Science 2.0.com reports on an exciting potential breakthrough in solar energy and its direct transformation into hydrogen fuel.  Usually, solar cells generate current from photons, making electricity which can run things or be stored in batteries. This new and different approach, using an innovative and inexpensive solar cell and a metal oxide photo anode, can store nearly five percent of solar energy chemically as hydrogen. The metal oxide bismuth vanadate (BiVO4) photo anode includes a small dose of tungsten atoms, was then sprayed onto conducting glass and “coated with an inexpensive cobalt phosphate catalyst,” which helped speed up oxygen formation during water splitting. Science 2.0 reports Professor Dr. Roel van de Krol’s remarks.  He’s head of the Helmholtz Zentrum Berlin …

Thinner than Kleenex®, as Powerful as the Sun

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David L. Chandler of the Massachusetts Institute of Technology (MIT) News Office reports that an MIT research team headed by Jeffrey Grossman has found a way to make sheets that push “towards the ultimate power conversion from a material” for solar power.  His team has managed to fabricate molecule-thick photovoltaic sheets which could pack hundreds of times more power per weight than conventional solar cells. Senior author of a new paper on the team’s study in Nano Letters, Grossman found that despite the interest in two-dimensional materials such as graphene – only an atom thick – few have studied their potential for solar applications.  Grossman says, “They’re not only OK, but it’s amazing how well they do.” Stacking sheets of …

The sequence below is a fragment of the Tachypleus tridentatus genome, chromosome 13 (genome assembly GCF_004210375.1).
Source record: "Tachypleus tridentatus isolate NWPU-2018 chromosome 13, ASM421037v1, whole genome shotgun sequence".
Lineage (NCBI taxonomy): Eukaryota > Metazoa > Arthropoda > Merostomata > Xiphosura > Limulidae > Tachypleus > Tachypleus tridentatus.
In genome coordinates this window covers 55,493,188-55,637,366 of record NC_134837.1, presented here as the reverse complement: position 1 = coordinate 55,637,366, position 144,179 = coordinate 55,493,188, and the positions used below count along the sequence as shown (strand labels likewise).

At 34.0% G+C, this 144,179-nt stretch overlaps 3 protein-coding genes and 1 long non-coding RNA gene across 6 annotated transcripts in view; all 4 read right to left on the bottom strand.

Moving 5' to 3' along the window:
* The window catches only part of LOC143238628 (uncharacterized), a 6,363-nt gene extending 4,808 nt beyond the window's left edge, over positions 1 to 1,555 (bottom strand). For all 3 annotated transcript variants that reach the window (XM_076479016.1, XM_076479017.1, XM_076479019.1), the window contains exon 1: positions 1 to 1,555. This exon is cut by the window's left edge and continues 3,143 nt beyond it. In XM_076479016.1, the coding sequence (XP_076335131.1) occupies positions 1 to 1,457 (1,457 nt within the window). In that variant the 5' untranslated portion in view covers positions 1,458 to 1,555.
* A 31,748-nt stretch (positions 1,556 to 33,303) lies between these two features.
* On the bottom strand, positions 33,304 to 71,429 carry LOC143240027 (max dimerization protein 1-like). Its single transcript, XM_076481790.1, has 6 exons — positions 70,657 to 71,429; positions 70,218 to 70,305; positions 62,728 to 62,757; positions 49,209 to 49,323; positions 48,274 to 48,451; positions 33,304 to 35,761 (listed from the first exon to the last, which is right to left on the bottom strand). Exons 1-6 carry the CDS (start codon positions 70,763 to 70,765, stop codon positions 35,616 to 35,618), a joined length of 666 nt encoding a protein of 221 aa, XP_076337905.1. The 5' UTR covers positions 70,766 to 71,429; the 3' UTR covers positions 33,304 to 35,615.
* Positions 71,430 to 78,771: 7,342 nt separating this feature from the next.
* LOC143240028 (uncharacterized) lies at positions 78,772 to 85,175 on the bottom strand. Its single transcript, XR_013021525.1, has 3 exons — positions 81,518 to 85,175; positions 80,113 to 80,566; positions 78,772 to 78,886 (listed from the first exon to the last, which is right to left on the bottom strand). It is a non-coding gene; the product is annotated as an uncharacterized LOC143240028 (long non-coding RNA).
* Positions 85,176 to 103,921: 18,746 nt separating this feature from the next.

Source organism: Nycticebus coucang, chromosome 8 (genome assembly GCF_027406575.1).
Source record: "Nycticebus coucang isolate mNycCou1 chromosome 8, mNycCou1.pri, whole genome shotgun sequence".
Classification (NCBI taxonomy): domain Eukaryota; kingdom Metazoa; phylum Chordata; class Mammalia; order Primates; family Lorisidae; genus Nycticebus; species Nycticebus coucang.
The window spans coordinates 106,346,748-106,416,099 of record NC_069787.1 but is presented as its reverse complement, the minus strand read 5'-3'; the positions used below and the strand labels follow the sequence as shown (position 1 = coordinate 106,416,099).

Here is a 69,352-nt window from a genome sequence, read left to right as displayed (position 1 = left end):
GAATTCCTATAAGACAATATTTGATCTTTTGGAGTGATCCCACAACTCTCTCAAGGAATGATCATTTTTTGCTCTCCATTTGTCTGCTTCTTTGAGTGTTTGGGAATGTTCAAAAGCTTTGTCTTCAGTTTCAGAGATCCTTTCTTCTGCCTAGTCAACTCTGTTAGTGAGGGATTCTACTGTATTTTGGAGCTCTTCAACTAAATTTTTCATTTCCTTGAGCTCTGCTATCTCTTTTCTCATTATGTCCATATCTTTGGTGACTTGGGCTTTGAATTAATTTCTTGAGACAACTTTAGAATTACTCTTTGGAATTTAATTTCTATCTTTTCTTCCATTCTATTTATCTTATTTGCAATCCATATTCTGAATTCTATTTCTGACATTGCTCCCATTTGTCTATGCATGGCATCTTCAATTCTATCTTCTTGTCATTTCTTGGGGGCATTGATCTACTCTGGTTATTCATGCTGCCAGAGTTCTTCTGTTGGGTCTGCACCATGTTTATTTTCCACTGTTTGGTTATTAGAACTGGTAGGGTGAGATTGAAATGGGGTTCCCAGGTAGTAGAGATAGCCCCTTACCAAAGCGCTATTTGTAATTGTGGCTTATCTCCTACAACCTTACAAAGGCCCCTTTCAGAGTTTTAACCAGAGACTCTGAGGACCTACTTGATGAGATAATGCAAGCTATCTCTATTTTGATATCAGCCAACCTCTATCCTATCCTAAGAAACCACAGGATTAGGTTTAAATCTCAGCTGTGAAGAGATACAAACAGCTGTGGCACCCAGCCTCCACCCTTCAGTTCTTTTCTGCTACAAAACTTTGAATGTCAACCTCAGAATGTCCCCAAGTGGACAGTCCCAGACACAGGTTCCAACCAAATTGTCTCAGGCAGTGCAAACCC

GraphExeter Aims for Power with Transparency

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It doesn’t sound much like dispassionate, objective scholarly reporting, but the University of Exeter in England headlines its report on a University-created breakthrough material, “Revolutionary new device joins world of smart electronics.” Layering graphene and the GraphExeter, a material obviously headed for product marketing, gives a “new flexible, transparent, photosensitive device” that can lead to solar-powered clothing able to charge the wearer’s cell phone, “intelligent” windows that can “harvest light and display images,” and just maybe (in this writer’s dreams) help power electric cars and airplanes. GraphExeter, Exeter claims, is the best known room temperature transparent conductor and with graphene – the thinnest conductive material – the pair make for great potential.   Researchers  developed  GraphExeter by sandwiching molecules of …